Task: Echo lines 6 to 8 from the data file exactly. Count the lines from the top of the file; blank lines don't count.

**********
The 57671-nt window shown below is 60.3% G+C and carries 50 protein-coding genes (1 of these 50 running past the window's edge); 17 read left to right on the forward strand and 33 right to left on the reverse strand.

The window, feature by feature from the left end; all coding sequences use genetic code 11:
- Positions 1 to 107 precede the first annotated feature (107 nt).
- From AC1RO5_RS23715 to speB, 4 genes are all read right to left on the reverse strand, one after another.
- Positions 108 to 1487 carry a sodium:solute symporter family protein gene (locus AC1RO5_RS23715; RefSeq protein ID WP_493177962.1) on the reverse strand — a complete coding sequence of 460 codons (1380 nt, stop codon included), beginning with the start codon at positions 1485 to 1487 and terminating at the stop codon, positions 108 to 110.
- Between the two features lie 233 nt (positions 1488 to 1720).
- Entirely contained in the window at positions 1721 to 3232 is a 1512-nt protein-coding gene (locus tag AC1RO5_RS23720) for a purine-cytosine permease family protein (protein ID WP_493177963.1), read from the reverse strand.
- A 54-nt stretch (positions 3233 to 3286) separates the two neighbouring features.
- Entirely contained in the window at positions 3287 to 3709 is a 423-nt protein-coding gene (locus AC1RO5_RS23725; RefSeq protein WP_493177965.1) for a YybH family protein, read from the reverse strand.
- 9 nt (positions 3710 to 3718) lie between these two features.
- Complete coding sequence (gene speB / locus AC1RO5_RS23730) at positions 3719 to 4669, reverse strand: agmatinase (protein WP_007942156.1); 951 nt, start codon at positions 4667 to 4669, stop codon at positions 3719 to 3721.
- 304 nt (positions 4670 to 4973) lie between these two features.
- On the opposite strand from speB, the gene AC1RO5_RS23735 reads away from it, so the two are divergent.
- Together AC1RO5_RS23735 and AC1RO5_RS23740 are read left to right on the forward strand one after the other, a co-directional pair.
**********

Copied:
- Between the two features lie 233 nt (positions 1488 to 1720).
- Entirely contained in the window at positions 1721 to 3232 is a 1512-nt protein-coding gene (locus tag AC1RO5_RS23720) for a purine-cytosine permease family protein (protein ID WP_493177963.1), read from the reverse strand.
- A 54-nt stretch (positions 3233 to 3286) separates the two neighbouring features.